Browse Results For:
2000 and After
Conant explores how the transformation of oil from a commercial commodity to a strategic raw material have changed the face of world energy politics. In an increasingly interdependent world, Conant questions the right of any nation to withold vital supplies from other countries.
Victim Movements and Government Accountability in Japan and South Korea
Government wrongdoing or negligence harms people worldwide, but not all victims are equally effective at obtaining redress. In Accidental Activists, Celeste L. Arrington examines the interactive dynamics of the politics of redress to understand why not. Relatively powerless groups like redress claimants depend on support from political elites, active groups in society, the media, experts, lawyers, and the interested public to capture democratic policymakers' attention and sway their decisions. Focusing on when and how such third-party support matters, Arrington finds that elite allies may raise awareness about the victims’ cause or sponsor special legislation, but their activities also tend to deter the mobilization of fellow claimants and public sympathy. By contrast, claimants who gain elite allies only after the difficult and potentially risky process of mobilizing societal support tend to achieve more redress, which can include official inquiries, apologies, compensation, and structural reforms.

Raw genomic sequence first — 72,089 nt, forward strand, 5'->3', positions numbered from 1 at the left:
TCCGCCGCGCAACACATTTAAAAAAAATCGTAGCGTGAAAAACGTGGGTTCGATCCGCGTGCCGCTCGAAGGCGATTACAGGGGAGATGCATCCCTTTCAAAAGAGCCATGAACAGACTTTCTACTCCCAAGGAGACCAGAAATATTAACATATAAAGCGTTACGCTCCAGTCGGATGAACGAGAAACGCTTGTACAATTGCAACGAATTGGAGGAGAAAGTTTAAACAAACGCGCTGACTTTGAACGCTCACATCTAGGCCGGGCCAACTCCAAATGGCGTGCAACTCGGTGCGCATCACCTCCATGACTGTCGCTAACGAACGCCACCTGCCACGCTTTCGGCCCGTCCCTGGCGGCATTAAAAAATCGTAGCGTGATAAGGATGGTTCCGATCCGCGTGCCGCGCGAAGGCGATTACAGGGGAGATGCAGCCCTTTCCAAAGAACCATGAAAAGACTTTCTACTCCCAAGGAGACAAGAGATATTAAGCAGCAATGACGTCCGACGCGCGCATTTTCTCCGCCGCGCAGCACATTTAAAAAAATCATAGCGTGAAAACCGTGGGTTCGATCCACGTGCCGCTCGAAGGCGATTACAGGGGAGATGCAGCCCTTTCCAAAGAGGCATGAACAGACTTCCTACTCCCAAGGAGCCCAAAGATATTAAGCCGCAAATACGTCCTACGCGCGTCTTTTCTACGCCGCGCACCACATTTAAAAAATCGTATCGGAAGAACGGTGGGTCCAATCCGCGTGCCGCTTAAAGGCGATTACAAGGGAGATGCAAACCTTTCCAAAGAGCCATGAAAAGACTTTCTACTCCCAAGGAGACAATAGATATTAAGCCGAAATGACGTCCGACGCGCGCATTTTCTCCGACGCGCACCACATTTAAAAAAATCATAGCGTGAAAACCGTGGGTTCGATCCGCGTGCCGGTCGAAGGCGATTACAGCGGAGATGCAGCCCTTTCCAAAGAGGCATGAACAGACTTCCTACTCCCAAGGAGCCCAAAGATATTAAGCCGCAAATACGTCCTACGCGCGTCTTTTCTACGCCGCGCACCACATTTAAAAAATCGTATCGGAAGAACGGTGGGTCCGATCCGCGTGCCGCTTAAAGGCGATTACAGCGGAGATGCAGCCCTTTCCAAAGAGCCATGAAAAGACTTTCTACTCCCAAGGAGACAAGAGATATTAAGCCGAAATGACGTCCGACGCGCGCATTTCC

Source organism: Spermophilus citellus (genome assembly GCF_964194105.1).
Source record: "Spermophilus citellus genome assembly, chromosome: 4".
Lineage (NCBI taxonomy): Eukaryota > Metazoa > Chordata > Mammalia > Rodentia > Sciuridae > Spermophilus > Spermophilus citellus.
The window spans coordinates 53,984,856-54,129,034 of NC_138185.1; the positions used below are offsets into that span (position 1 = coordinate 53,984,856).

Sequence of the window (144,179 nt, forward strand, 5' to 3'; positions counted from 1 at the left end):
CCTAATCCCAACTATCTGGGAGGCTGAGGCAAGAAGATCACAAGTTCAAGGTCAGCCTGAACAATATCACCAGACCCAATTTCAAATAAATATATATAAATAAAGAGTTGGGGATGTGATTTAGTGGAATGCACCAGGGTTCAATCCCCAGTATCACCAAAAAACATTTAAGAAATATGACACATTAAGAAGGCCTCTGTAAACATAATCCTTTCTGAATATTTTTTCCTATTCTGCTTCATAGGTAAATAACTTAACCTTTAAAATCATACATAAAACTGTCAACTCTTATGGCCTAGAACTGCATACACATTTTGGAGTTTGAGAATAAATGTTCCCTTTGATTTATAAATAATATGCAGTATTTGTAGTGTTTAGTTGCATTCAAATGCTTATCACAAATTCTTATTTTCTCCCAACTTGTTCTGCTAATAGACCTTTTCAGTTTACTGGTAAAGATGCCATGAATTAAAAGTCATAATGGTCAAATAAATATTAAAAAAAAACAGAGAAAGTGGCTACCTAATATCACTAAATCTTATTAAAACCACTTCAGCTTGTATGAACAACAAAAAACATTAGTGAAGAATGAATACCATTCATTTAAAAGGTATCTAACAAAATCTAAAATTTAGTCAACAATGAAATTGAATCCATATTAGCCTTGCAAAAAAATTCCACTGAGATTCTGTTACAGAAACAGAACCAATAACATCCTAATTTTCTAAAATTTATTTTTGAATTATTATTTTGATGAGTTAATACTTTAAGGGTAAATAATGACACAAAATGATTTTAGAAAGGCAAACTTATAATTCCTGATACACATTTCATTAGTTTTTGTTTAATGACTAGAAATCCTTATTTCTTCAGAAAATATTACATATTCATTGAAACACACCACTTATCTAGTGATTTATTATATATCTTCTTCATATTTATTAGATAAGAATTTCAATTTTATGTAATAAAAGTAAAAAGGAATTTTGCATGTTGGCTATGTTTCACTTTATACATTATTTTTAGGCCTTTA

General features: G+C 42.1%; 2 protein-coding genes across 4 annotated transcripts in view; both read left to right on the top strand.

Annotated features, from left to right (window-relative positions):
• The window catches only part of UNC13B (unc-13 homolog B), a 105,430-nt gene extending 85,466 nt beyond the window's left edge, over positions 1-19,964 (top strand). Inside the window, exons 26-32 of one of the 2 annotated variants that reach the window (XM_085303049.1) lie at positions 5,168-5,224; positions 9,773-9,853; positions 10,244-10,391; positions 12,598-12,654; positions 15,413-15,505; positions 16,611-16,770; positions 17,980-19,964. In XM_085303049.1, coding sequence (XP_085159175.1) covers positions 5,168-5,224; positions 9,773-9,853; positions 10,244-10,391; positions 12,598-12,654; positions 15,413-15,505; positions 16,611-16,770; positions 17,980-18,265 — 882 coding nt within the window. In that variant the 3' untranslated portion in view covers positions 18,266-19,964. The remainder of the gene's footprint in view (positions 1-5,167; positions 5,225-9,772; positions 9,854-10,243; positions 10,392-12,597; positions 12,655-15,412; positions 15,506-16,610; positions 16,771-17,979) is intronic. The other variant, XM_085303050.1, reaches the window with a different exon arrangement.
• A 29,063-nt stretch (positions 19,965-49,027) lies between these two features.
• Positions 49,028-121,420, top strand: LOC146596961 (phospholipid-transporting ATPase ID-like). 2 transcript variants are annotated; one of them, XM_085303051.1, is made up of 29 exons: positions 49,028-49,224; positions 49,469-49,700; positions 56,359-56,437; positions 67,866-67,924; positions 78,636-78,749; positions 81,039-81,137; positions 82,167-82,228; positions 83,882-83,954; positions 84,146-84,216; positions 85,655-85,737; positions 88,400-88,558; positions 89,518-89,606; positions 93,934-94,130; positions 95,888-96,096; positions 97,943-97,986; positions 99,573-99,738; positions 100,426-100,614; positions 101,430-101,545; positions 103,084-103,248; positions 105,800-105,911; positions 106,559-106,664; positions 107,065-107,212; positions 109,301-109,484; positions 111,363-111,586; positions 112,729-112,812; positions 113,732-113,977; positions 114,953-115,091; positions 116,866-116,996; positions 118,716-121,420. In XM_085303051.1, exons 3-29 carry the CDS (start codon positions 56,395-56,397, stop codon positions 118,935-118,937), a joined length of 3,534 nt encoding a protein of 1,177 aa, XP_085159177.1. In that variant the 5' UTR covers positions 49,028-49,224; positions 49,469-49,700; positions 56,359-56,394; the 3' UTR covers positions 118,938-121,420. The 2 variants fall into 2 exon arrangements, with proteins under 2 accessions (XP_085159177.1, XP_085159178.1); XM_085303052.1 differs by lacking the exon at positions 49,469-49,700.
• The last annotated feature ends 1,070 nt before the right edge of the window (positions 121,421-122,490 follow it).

Arrington draws on her extensive fieldwork to illustrate these dynamics through comparisons of the parallel Japanese and South Korean movements of victims of harsh leprosy control policies, blood products tainted by hepatitis C, and North Korean abductions. Her book thereby highlights how citizens in Northeast Asia—a region grappling with how to address Japan’s past wrongs—are leveraging similar processes to hold their own governments accountable for more recent harms. Accidental Activists also reveals the growing power of litigation to promote policy change and greater accountability from decision makers.